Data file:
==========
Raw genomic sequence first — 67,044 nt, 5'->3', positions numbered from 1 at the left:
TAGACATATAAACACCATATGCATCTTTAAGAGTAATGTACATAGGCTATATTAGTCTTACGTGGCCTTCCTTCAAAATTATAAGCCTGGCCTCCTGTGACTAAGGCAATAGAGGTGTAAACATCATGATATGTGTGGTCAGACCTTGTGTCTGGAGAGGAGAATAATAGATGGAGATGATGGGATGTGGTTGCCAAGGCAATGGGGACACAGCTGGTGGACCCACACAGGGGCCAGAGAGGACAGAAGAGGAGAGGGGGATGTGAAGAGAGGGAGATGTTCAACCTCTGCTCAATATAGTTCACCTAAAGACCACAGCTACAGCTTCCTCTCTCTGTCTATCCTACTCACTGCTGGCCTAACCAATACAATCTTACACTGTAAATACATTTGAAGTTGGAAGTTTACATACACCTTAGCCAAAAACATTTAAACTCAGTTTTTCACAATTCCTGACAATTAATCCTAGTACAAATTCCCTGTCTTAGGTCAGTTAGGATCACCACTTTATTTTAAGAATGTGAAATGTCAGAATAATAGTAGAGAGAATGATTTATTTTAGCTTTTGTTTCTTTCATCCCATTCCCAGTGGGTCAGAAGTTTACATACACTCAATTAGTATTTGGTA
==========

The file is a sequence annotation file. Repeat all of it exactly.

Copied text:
Raw genomic sequence first — 67,044 nt, 5'->3', positions numbered from 1 at the left:
TAGACATATAAACACCATATGCATCTTTAAGAGTAATGTACATAGGCTATATTAGTCTTACGTGGCCTTCCTTCAAAATTATAAGCCTGGCCTCCTGTGACTAAGGCAATAGAGGTGTAAACATCATGATATGTGTGGTCAGACCTTGTGTCTGGAGAGGAGAATAATAGATGGAGATGATGGGATGTGGTTGCCAAGGCAATGGGGACACAGCTGGTGGACCCACACAGGGGCCAGAGAGGACAGAAGAGGAGAGGGGGATGTGAAGAGAGGGAGATGTTCAACCTCTGCTCAATATAGTTCACCTAAAGACCACAGCTACAGCTTCCTCTCTCTGTCTATCCTACTCACTGCTGGCCTAACCAATACAATCTTACACTGTAAATACATTTGAAGTTGGAAGTTTACATACACCTTAGCCAAAAACATTTAAACTCAGTTTTTCACAATTCCTGACAATTAATCCTAGTACAAATTCCCTGTCTTAGGTCAGTTAGGATCACCACTTTATTTTAAGAATGTGAAATGTCAGAATAATAGTAGAGAGAATGATTTATTTTAGCTTTTGTTTCTTTCATCCCATTCCCAGTGGGTCAGAAGTTTACATACACTCAATTAGTATTTGGTA